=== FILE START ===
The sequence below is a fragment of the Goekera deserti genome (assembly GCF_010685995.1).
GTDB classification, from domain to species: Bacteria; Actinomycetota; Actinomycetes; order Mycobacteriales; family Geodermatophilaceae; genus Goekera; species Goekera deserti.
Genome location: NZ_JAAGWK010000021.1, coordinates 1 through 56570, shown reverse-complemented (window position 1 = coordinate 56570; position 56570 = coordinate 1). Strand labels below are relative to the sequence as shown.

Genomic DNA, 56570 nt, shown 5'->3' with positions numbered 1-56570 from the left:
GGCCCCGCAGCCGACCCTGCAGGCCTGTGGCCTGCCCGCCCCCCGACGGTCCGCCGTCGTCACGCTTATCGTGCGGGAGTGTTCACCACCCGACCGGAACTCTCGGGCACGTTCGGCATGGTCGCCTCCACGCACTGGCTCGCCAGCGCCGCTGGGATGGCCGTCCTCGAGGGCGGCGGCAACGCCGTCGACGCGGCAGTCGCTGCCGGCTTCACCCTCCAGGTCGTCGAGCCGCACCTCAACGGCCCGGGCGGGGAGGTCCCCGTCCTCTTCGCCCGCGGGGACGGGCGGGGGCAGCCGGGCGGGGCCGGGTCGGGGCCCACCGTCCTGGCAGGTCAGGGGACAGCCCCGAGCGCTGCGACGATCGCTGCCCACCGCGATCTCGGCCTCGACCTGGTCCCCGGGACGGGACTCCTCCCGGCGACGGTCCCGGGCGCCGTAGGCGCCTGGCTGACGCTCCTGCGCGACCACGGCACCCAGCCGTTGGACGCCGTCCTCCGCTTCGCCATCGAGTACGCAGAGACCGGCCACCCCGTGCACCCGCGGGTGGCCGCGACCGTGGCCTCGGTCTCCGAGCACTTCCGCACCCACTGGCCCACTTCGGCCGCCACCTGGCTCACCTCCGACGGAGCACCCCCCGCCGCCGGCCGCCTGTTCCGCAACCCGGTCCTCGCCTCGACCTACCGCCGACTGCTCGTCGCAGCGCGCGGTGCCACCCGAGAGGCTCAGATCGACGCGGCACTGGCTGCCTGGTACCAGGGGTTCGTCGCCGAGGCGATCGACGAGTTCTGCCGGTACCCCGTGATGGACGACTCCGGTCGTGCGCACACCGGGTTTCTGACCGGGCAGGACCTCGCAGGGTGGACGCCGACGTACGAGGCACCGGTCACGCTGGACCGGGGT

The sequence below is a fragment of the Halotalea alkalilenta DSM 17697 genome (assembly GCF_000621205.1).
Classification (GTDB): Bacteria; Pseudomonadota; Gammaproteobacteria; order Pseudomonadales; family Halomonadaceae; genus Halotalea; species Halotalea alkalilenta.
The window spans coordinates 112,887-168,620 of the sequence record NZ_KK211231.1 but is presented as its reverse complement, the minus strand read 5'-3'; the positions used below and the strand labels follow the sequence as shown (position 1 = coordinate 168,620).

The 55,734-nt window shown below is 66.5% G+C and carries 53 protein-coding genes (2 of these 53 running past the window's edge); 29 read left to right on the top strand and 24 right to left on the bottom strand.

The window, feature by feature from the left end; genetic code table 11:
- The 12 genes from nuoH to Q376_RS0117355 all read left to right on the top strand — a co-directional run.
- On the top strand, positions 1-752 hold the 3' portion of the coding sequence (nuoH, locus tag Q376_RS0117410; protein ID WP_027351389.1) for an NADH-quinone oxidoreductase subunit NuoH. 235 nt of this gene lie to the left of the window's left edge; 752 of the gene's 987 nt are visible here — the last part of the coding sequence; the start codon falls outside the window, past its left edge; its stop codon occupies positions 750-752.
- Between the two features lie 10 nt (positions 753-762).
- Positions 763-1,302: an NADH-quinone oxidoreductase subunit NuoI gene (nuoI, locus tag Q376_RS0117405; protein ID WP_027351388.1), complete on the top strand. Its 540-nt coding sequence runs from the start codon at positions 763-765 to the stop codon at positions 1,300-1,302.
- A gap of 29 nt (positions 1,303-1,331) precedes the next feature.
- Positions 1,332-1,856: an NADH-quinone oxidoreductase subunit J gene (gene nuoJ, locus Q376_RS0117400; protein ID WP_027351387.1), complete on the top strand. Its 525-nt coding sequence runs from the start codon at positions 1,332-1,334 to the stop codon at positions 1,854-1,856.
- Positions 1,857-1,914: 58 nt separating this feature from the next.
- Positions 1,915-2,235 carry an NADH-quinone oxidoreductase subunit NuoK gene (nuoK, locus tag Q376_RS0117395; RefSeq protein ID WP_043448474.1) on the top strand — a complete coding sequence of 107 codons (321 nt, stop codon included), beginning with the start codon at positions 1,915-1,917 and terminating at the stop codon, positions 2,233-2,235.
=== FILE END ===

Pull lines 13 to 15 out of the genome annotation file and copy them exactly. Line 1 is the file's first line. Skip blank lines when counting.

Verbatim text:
- Between the two features lie 10 nt (positions 753-762).
- Positions 763-1,302: an NADH-quinone oxidoreductase subunit NuoI gene (nuoI, locus tag Q376_RS0117405; protein ID WP_027351388.1), complete on the top strand. Its 540-nt coding sequence runs from the start codon at positions 763-765 to the stop codon at positions 1,300-1,302.
- A gap of 29 nt (positions 1,303-1,331) precedes the next feature.